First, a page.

Dilemma of First Job Exposure: resolved with Option Solving

 My other wonderful daughter (M), who is a psychology sophomore, had figured out how much extra spends she would have, if she could secure a part-time bar-tending job. She also cutely figured out how her studies could be enhanced working as a bar-tender by giving her a terrific “fishbowl” view of the many personalities that hang around bars. So, recently she completed a two-day bar-tender’s course in New Jersey and ended up with an appropriate certificate.

Next step: find a bar-tending agency in Manhattan, which she did. Recently she attended her first interview, by way of an agency, at a “hookah” (mid-east pipe smoking) bar on Manhattan’s West Side. Being such an attractive and “cool” young lady, she was quickly hired: although on the basis she would have to wait tables as well.

In due course her first outing at the “hookah” bar occurred: where we all wished her well. But, within the first 2 hours, her sister received a cell phone call from M asking for advice: “Should she come or hang-around?” She was informed she would receive no pay, only tips. She informed her sister that the bar was dead quiet and she was just hanging out reading. The manager was hardly communicating with her: probably anticipating like so managers that people should – by magic – know what to do; no orientation necessary!

What should she do? Her sister handed over the phone to Dad, who naturally suggested she consider her options. The question for such an exercise was quite straight forward: “What should I do, come home or stay?” Moving straight to her situation bookends (see the book), she quickly came up with at one end – Sit and hang out reading: and at the opposite end – Leave in a fit of rage. Neither of these two extreme options appealed to her, which really helped get her creative, intuitive juices flowing.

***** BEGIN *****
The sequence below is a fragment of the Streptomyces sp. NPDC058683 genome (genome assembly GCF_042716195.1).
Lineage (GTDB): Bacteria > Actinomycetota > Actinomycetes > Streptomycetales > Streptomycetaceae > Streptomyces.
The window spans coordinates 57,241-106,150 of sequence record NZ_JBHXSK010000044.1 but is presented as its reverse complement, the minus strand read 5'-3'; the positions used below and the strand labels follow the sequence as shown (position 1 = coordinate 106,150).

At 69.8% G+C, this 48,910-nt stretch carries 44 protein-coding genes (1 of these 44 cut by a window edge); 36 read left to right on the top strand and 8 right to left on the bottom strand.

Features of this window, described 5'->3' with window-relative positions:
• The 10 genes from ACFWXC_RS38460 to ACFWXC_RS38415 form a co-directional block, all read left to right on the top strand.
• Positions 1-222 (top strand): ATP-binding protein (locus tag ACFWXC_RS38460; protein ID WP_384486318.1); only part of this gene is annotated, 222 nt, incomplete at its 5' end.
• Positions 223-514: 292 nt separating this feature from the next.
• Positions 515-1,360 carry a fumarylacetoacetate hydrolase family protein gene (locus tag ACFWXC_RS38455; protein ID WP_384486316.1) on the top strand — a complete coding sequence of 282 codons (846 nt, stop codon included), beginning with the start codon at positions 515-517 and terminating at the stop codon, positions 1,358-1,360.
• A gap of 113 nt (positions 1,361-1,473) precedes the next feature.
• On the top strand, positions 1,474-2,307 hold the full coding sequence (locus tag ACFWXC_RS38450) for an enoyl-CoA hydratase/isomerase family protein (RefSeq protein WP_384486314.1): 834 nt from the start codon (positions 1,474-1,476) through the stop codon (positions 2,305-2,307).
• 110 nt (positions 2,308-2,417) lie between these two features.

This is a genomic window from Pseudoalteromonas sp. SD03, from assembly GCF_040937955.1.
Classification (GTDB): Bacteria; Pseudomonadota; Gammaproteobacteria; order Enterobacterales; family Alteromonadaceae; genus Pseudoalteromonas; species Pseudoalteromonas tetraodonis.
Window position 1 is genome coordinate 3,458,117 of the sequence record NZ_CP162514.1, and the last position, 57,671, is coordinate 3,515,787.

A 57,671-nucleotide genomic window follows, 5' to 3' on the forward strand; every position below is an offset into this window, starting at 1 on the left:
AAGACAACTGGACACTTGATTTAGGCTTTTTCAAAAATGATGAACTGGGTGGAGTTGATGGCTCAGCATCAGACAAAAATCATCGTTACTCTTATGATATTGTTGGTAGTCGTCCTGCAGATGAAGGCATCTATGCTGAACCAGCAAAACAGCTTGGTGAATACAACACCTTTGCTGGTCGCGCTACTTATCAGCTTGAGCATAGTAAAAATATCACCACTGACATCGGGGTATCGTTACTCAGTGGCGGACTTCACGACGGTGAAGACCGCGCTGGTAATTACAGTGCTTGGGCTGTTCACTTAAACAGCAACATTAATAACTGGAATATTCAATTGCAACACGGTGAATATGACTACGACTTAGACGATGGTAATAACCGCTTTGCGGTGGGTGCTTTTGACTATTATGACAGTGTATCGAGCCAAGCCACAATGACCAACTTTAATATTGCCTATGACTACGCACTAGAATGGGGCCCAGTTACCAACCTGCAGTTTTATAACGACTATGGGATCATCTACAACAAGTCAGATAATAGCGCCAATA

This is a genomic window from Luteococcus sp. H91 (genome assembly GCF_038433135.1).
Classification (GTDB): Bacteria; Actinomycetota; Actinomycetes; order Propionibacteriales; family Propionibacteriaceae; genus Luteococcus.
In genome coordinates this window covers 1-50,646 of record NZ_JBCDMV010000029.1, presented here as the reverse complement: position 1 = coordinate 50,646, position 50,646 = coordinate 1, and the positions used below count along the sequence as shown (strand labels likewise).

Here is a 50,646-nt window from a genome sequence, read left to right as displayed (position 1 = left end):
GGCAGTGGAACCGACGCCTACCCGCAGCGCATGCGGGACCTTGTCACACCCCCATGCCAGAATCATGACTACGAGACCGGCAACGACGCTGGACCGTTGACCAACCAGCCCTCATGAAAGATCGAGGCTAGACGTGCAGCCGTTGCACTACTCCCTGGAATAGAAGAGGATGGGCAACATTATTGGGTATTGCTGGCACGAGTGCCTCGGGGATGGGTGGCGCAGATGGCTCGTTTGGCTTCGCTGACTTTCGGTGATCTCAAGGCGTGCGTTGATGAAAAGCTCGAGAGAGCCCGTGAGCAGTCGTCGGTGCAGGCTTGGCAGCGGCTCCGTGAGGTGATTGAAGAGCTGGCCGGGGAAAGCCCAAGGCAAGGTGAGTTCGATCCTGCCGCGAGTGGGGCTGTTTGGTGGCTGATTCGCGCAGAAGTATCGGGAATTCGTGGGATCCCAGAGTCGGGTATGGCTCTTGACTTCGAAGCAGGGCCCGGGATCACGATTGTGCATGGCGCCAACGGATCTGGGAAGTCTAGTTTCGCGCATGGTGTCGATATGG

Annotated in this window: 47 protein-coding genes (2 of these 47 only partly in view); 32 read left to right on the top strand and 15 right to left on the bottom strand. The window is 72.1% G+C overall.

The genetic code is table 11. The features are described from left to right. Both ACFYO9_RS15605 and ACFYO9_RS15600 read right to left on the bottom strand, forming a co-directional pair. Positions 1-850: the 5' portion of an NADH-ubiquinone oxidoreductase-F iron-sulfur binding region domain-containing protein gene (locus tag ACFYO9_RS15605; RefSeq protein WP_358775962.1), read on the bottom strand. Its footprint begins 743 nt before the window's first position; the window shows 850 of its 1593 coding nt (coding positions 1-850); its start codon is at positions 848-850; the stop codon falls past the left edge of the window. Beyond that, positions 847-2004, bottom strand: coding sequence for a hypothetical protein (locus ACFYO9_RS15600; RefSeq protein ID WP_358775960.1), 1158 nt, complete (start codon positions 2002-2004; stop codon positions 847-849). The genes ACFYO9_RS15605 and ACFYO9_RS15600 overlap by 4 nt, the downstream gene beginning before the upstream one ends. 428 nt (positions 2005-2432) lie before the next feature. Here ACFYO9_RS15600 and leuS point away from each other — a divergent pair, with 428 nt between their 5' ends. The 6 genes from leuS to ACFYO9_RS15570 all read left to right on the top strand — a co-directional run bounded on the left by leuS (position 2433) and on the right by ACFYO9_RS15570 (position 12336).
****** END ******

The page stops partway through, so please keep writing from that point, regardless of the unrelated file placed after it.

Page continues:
She eventually came up with seven alternative options for consideration (see Latest Example), which included: A?, B-Go home if things don’t change in the next 30-60 minutes, C?, D – Request bar-tending as opposed to waiting tables (as per her original expectation),  E?, F – Call agency and ask its advice, G? (Learn more about compiling these options from the book.)

Again, her final intuitive choice is not important, since she’s the only person who could make that judgment in light of her particular situation at the time. More valuable was her ability to figure out her best call for herself, not her parents. Figuring things out made her feel more secure within herself that she could handle these early job challenges. She would also be able to demonstrate to the agency that she handled the situation with some maturity, rather than “act out.” She is now better equipped to use Option Solving in the future based upon this practical experience. (Next week’s posting: Dealing with a veterinarian’s office issues.)

                                        © 2009-2010 Leadership Solutions Inc® (MALRC). All rights reserved

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